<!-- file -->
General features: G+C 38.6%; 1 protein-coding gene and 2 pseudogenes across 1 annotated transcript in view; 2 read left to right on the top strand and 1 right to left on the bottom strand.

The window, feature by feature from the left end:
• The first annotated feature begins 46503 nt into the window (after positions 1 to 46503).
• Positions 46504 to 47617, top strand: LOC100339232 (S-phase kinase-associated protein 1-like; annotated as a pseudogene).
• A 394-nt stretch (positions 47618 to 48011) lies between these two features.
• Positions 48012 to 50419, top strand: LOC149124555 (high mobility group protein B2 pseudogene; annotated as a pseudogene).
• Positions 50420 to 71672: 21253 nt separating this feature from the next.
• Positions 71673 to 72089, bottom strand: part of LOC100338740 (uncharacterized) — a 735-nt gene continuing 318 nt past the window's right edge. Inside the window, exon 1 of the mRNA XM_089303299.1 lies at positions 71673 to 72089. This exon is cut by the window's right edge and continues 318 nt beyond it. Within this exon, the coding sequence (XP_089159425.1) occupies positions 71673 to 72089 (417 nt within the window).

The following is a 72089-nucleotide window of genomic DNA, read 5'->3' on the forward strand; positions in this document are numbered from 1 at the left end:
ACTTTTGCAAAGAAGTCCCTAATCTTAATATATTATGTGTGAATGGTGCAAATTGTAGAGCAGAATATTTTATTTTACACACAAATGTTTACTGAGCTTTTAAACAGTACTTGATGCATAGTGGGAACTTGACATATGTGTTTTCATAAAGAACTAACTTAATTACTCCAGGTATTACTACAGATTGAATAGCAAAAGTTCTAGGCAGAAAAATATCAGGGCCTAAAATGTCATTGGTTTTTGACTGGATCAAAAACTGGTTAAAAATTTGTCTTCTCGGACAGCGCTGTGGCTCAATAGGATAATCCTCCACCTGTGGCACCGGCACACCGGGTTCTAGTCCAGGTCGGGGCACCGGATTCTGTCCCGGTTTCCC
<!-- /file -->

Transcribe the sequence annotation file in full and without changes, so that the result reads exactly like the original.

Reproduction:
General features: G+C 38.6%; 1 protein-coding gene and 2 pseudogenes across 1 annotated transcript in view; 2 read left to right on the top strand and 1 right to left on the bottom strand.

The window, feature by feature from the left end:
• The first annotated feature begins 46503 nt into the window (after positions 1 to 46503).
• Positions 46504 to 47617, top strand: LOC100339232 (S-phase kinase-associated protein 1-like; annotated as a pseudogene).
• A 394-nt stretch (positions 47618 to 48011) lies between these two features.
• Positions 48012 to 50419, top strand: LOC149124555 (high mobility group protein B2 pseudogene; annotated as a pseudogene).
• Positions 50420 to 71672: 21253 nt separating this feature from the next.
• Positions 71673 to 72089, bottom strand: part of LOC100338740 (uncharacterized) — a 735-nt gene continuing 318 nt past the window's right edge. Inside the window, exon 1 of the mRNA XM_089303299.1 lies at positions 71673 to 72089. This exon is cut by the window's right edge and continues 318 nt beyond it. Within this exon, the coding sequence (XP_089159425.1) occupies positions 71673 to 72089 (417 nt within the window).

The following is a 72089-nucleotide window of genomic DNA, read 5'->3' on the forward strand; positions in this document are numbered from 1 at the left end:
ACTTTTGCAAAGAAGTCCCTAATCTTAATATATTATGTGTGAATGGTGCAAATTGTAGAGCAGAATATTTTATTTTACACACAAATGTTTACTGAGCTTTTAAACAGTACTTGATGCATAGTGGGAACTTGACATATGTGTTTTCATAAAGAACTAACTTAATTACTCCAGGTATTACTACAGATTGAATAGCAAAAGTTCTAGGCAGAAAAATATCAGGGCCTAAAATGTCATTGGTTTTTGACTGGATCAAAAACTGGTTAAAAATTTGTCTTCTCGGACAGCGCTGTGGCTCAATAGGATAATCCTCCACCTGTGGCACCGGCACACCGGGTTCTAGTCCAGGTCGGGGCACCGGATTCTGTCCCGGTTTCCC